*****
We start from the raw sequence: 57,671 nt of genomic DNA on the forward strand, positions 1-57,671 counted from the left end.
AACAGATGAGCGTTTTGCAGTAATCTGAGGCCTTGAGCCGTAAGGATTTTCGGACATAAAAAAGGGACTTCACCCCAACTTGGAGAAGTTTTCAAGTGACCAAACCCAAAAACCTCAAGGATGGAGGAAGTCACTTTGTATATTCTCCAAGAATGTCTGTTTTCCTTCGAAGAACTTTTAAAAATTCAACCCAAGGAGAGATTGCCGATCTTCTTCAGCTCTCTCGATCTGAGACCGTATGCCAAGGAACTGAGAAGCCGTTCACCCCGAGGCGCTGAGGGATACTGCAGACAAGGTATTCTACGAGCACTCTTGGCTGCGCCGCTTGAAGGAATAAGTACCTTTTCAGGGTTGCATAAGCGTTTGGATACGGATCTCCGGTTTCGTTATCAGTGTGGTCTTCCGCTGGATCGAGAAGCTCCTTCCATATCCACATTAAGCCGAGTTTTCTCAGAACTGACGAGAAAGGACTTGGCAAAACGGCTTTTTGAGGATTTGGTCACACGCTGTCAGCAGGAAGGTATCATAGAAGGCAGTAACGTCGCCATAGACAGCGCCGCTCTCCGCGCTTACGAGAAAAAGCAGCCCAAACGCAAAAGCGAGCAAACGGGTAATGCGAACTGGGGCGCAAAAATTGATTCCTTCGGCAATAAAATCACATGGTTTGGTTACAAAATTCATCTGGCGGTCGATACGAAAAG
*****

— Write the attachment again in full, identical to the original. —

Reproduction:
We start from the raw sequence: 57,671 nt of genomic DNA on the forward strand, positions 1-57,671 counted from the left end.
AACAGATGAGCGTTTTGCAGTAATCTGAGGCCTTGAGCCGTAAGGATTTTCGGACATAAAAAAGGGACTTCACCCCAACTTGGAGAAGTTTTCAAGTGACCAAACCCAAAAACCTCAAGGATGGAGGAAGTCACTTTGTATATTCTCCAAGAATGTCTGTTTTCCTTCGAAGAACTTTTAAAAATTCAACCCAAGGAGAGATTGCCGATCTTCTTCAGCTCTCTCGATCTGAGACCGTATGCCAAGGAACTGAGAAGCCGTTCACCCCGAGGCGCTGAGGGATACTGCAGACAAGGTATTCTACGAGCACTCTTGGCTGCGCCGCTTGAAGGAATAAGTACCTTTTCAGGGTTGCATAAGCGTTTGGATACGGATCTCCGGTTTCGTTATCAGTGTGGTCTTCCGCTGGATCGAGAAGCTCCTTCCATATCCACATTAAGCCGAGTTTTCTCAGAACTGACGAGAAAGGACTTGGCAAAACGGCTTTTTGAGGATTTGGTCACACGCTGTCAGCAGGAAGGTATCATAGAAGGCAGTAACGTCGCCATAGACAGCGCCGCTCTCCGCGCTTACGAGAAAAAGCAGCCCAAACGCAAAAGCGAGCAAACGGGTAATGCGAACTGGGGCGCAAAAATTGATTCCTTCGGCAATAAAATCACATGGTTTGGTTACAAAATTCATCTGGCGGTCGATACGAAAAG